Rancor rises at the FCC

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Partisan warfare has broken out at the once-sleepy Federal Communications Commission, where disputes over Internet subsidies for the poor, robocalls and net neutrality regulations have taken on an increasingly bitter tone.

At an open meeting on Thursday, Republican FCC commissioner Michael O’Rielly accused the body’s Democratic majority of trying to force through an expansion of broadband subsidies for low-income Americans before President Obama leaves office.

“It is clear that the majority wants to spend as much as they possibly can without any hint of restraint before a possible change in Administration,” he said.

Though the agency is adversarial by nature — by law, only three out of the five commissioners can come from the same political party — a recent series of controversial items have laid bare the fault lines between some of the commissioners.

O’Rielly also accused unnamed commission leaders of lying to him during a later discussion on a measure to crack down on robocalls and spam texts.

“After 14 months working on this issue, it is clear that this process brought out a new low I have never seen in politics or policy making — which is saying something,” he said. “Along the way, some of us were led to believe that we were working together to find a common resolution. Instead, we were being deceived in order to produce one of the most slanted documents I’ve ever seen.”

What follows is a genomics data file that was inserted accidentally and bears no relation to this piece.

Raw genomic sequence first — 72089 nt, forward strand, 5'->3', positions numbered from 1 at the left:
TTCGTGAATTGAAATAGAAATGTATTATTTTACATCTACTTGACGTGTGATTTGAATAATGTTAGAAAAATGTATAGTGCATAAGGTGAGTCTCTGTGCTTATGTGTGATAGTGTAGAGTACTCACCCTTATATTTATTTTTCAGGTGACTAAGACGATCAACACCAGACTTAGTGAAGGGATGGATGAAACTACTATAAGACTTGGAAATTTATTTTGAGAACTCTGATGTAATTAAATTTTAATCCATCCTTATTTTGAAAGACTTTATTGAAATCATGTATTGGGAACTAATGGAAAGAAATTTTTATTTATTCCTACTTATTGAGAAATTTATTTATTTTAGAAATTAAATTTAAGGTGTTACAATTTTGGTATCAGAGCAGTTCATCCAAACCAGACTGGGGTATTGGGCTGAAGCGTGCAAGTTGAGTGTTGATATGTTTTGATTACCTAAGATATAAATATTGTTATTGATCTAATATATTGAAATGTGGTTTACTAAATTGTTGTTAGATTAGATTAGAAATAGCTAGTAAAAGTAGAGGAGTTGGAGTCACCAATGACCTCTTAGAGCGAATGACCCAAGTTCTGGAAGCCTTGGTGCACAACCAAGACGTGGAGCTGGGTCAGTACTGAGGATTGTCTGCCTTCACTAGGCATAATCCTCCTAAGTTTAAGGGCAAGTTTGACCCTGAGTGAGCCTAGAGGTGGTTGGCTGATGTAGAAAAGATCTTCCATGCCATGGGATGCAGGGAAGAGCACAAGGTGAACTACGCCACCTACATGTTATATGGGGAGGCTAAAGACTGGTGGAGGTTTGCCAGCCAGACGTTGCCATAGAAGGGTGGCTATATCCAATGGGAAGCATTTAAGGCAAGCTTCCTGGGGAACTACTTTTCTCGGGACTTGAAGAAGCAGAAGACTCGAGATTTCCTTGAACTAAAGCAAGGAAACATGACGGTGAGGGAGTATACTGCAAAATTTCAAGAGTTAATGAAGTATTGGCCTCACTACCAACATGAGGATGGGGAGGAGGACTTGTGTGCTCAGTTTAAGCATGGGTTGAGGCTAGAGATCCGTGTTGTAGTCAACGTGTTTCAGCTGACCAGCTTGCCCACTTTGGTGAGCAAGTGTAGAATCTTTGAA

I will not be so naive to trust again in certain people in leadership positions at the commission.”

He declined to name the individuals in question at a press conference following the meeting.

People who have worked with the commission say that the tension on the commission's dais follows several months when it has considered contentious orders.

In February, it approved new net neutrality rules that the Republicans disagreed with. And this week, the Republican commissioners decried a move to fine AT&T $100 million for misleading customers about throttling their data plans — the largest proposed fine in the agency’s history.

Republican Commissioner Ajit Pai filed an aggressive dissent to the majority’s decision in the AT&T case. It opened with a quote from Kafka’s The Trial, a book where a man is tried and punished for a crime that is never explained to the reader.

Pai wrote that he dissented “in short, because the justice dispensed here condemns a private actor not only in innocence but also in ignorance.”

He has also turned to outlets with a conservative bent — like The Wall Street Journal, The Daily Caller, and Fox News — to press his case on various issues in the past.

Critics of the current commission blame the acrimony on FCC Chairman Tom Wheeler and the White House, who they say have politicized the commission.

“I think the collegiality has really been diminished,” said Lawrence J. Spiwak, the president of the Phoenix Center for Advanced Legal and Economic Public Policy Studies. “And this has been going on I think particularly during Tom Wheeler’s tenure.”